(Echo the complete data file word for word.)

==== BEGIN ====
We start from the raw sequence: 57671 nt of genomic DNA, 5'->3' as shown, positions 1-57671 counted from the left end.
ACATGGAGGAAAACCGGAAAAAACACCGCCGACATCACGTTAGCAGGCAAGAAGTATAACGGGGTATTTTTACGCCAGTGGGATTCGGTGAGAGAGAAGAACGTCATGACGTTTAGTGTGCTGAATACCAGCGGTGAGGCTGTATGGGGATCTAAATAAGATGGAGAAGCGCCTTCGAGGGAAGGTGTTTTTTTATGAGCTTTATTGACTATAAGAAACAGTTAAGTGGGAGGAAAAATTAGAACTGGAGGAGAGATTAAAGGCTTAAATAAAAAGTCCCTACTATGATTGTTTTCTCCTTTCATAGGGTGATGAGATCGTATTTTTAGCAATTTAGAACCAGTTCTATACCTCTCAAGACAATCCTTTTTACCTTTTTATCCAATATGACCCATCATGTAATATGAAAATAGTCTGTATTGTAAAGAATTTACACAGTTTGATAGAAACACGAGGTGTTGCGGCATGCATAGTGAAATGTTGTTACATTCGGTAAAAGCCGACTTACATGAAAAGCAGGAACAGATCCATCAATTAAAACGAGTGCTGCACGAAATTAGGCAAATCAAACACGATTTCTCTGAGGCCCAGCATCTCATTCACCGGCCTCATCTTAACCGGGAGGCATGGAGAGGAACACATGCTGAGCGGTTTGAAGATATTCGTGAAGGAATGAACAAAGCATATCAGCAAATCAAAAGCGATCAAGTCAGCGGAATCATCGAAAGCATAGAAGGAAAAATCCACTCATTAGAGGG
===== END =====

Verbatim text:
We start from the raw sequence: 57671 nt of genomic DNA, 5'->3' as shown, positions 1-57671 counted from the left end.
ACATGGAGGAAAACCGGAAAAAACACCGCCGACATCACGTTAGCAGGCAAGAAGTATAACGGGGTATTTTTACGCCAGTGGGATTCGGTGAGAGAGAAGAACGTCATGACGTTTAGTGTGCTGAATACCAGCGGTGAGGCTGTATGGGGATCTAAATAAGATGGAGAAGCGCCTTCGAGGGAAGGTGTTTTTTTATGAGCTTTATTGACTATAAGAAACAGTTAAGTGGGAGGAAAAATTAGAACTGGAGGAGAGATTAAAGGCTTAAATAAAAAGTCCCTACTATGATTGTTTTCTCCTTTCATAGGGTGATGAGATCGTATTTTTAGCAATTTAGAACCAGTTCTATACCTCTCAAGACAATCCTTTTTACCTTTTTATCCAATATGACCCATCATGTAATATGAAAATAGTCTGTATTGTAAAGAATTTACACAGTTTGATAGAAACACGAGGTGTTGCGGCATGCATAGTGAAATGTTGTTACATTCGGTAAAAGCCGACTTACATGAAAAGCAGGAACAGATCCATCAATTAAAACGAGTGCTGCACGAAATTAGGCAAATCAAACACGATTTCTCTGAGGCCCAGCATCTCATTCACCGGCCTCATCTTAACCGGGAGGCATGGAGAGGAACACATGCTGAGCGGTTTGAAGATATTCGTGAAGGAATGAACAAAGCATATCAGCAAATCAAAAGCGATCAAGTCAGCGGAATCATCGAAAGCATAGAAGGAAAAATCCACTCATTAGAGGG